- Description of a murmur
DESCRIPTION OF A MURMUR
(2) Area of greatest intensity
- grade 1 (very soft/consultants)
- grade 4 (thrill)
- grade 6 (no stethoscope required)
- low (low pressure)
- high (high pressure)
(5) Changes with Dynamic Manoeuvres
- respiration (RILE)
- squatting (makes most murmurs louder, except HOCM and MVP)
- isometric exercise (AS, HOCM and MVP softer, other murmurs louder)
- -> straining -> HOCM and MVP softer
- -> release -> first R sided murmurs increase then left sided
- Aorto-pulmonary shunts
- Pulmonary flow murmur of an ASD
- Papillary muscle dysfunction (due to ischaemia or HOCM)
- Atrial myoxoma
- AR (Austin Flint murmur – low pitched rumbling mid-diastolic and presystolic murmur @ apex -> shuddering of anterior leaflet of mitral valve)
- Carey Coombs murmur of acute rheumatic fever
- Atrial myxoma
- Arteriovenous fistula (coronary artery, pulmonary, systemic)
- Aorto-pulmonary connection (e.g. congenital, Blalock shunt)
- Venous hum
- Rupture of sinus of Valsavla into right ventricle or atrium
- ‘Mammary souffle’ – late in pregnancy or early post partum period
PAN-SYSTOLIC MURMUR DISTINGUISHING FEATURES
|Symptoms||PND, orthopnea, palpitations, Chest Pain||Pedal oedema, Chest Pain, SOB||Chest Pain, Short Of Breath|
|Pulse||Commonly AF||May be AF||Usually Sinus Rhythm|
|JVP||May be raised||V waves||Prominent a waves because of pulmonary hypertension|
|Precordium||Systolic Thrill +/- Parasternal lift +/-||Systolic Thrill +/- Parasternal lift +/-||Systolic Thrill +/- Parasternal lift +/-|
|Murmur||Apical to axilla||Left Sternal Border, increases with inspiration||Left Sternal Border, occasionally concomitant Atrial regurg|
|Other systemic signs||Basal crepitations||Pulsatile liver||Other congenital abnormalities +/-|
|Chest X-Ray||Straight Left heart border, pulmonary oedema||Enlarged Right Atrium||Nil specific|
|Echo||Classic features||Classic features||Classic features|
|Pulmonary Artery Catheter||Pulmonary hypertension||Pulmonary hypertension, V waves on Central Venous Pressure||Step up in O2 saturation at ventricular level|
Chris is an Intensivist and ECMO specialist at the Alfred ICU in Melbourne. He is also the Innovation Lead for the Australian Centre for Health Innovation at Alfred Health, a Clinical Adjunct Associate Professor at Monash University, and the Chair of the Australian and New Zealand Intensive Care Society (ANZICS) Education Committee. He is a co-founder of the Australia and New Zealand Clinician Educator Network (ANZCEN) and is the Lead for the ANZCEN Clinician Educator Incubator programme. He is on the Board of Directors for the Intensive Care Foundation and is a First Part Examiner for the College of Intensive Care Medicine. He is an internationally recognised Clinician Educator with a passion for helping clinicians learn and for improving the clinical performance of individuals and collectives.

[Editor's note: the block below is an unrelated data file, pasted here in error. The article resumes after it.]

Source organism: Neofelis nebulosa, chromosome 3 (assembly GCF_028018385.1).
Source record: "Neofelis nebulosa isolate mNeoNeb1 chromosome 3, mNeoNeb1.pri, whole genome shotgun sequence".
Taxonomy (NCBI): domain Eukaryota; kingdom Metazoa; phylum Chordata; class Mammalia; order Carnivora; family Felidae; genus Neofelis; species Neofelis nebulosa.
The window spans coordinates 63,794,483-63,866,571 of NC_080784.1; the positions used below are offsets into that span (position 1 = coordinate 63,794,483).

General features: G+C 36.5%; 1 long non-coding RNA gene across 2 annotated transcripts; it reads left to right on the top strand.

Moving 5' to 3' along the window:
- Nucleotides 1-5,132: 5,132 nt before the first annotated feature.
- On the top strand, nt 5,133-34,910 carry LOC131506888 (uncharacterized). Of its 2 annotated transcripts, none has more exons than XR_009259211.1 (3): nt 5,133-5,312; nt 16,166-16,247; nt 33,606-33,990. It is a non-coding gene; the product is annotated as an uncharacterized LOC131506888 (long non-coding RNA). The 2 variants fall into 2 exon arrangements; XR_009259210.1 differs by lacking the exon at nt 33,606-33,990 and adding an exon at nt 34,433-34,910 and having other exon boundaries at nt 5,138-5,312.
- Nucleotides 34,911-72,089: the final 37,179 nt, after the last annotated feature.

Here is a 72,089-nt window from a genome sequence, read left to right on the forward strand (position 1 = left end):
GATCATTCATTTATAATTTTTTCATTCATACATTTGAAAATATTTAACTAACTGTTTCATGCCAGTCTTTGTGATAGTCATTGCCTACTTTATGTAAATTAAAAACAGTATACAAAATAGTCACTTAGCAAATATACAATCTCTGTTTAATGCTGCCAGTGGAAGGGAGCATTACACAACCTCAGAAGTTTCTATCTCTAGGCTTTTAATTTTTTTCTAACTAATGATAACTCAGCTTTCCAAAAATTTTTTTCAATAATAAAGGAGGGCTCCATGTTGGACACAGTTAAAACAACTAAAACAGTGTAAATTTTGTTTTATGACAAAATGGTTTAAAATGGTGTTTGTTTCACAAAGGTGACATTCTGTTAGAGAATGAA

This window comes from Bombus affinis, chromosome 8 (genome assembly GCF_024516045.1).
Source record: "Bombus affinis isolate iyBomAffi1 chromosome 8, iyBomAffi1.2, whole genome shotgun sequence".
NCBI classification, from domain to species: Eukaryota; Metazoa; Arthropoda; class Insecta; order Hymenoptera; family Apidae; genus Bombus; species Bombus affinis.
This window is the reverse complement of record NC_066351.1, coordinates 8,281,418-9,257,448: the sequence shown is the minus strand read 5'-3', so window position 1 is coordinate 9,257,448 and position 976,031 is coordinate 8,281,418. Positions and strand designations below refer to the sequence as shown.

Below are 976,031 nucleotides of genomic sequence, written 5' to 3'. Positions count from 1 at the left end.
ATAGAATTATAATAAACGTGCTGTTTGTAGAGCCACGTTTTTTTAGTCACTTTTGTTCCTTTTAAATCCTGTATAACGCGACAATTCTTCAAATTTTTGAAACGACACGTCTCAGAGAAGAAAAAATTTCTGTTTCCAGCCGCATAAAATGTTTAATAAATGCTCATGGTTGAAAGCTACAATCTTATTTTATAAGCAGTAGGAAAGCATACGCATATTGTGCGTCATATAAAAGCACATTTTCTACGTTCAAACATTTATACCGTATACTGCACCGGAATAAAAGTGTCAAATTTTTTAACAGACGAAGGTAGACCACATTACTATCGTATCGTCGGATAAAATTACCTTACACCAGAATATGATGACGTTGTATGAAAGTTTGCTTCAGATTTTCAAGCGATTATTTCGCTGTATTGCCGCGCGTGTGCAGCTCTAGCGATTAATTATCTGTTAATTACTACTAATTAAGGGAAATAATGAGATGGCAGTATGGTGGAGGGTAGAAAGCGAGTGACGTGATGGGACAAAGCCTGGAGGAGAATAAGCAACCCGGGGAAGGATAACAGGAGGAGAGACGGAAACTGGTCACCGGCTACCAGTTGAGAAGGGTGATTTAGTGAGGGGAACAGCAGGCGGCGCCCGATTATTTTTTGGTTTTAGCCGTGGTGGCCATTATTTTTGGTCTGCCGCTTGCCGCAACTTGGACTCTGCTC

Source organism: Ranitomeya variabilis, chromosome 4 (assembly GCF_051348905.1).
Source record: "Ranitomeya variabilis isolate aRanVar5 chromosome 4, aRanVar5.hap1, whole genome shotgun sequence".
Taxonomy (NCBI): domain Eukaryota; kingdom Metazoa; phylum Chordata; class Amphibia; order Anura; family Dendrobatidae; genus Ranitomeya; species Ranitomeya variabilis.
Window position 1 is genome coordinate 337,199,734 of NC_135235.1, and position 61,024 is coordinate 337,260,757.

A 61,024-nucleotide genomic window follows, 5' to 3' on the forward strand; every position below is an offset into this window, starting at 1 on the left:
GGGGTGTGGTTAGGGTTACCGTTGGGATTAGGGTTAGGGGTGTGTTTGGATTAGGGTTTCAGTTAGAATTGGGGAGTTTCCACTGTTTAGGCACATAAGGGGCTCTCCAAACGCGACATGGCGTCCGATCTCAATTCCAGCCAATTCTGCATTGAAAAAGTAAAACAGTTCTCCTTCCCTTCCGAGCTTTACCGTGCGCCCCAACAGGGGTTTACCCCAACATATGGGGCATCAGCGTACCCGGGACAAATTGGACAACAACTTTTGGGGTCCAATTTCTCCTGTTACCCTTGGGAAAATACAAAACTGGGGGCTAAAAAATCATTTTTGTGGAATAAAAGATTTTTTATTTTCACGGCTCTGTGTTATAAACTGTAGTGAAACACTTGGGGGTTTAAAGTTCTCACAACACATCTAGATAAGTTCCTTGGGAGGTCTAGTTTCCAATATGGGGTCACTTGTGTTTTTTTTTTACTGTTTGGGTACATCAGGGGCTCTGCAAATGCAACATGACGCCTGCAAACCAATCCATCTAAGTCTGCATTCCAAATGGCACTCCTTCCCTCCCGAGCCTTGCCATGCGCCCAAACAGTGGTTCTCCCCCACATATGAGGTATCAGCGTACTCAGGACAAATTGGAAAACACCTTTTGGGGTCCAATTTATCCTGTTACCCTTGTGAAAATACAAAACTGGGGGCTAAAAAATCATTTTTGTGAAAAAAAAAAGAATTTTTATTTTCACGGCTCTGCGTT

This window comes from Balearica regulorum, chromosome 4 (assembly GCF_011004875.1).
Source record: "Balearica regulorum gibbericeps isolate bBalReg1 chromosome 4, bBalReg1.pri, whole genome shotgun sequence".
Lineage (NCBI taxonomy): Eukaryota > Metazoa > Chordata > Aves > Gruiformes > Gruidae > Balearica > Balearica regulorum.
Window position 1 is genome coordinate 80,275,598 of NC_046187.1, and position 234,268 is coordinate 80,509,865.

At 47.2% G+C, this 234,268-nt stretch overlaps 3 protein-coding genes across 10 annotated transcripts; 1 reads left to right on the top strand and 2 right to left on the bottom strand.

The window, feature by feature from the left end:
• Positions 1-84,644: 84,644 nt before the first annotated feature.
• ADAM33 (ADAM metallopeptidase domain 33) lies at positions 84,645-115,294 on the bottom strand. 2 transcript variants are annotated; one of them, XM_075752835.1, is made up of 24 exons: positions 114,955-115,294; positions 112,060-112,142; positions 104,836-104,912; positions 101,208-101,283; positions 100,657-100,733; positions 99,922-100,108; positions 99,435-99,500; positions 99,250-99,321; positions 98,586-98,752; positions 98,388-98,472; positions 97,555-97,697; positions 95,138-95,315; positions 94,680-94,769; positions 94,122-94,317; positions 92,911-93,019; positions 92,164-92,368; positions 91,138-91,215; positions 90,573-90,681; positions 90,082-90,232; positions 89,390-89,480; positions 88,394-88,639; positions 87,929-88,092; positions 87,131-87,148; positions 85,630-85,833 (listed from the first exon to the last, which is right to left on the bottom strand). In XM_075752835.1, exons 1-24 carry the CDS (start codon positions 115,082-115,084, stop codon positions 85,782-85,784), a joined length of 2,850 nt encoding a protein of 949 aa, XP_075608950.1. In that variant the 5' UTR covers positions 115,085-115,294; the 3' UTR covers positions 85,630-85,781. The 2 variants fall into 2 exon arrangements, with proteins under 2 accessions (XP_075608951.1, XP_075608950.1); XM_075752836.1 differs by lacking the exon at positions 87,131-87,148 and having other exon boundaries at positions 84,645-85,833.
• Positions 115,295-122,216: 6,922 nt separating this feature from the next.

After finishing his medical degree at the University of Auckland, he continued post-graduate training in New Zealand as well as Australia’s Northern Territory, Perth and Melbourne. He has completed fellowship training in both intensive care medicine and emergency medicine, as well as post-graduate training in biochemistry, clinical toxicology, clinical epidemiology, and health professional education.
He is actively involved in in using translational simulation to improve patient care and the design of processes and systems at Alfred Health. He coordinates the Alfred ICU’s education and simulation programmes and runs the unit’s education website, INTENSIVE. He created the ‘Critically Ill Airway’ course and teaches on numerous courses around the world. He is one of the founders of the FOAM movement (Free Open-Access Medical education) and is co-creator of LITFL.com, the RAGE podcast, the Resuscitology course, and the SMACC conference.
His one great achievement is being the father of two amazing children.
On Twitter, he is @precordialthump.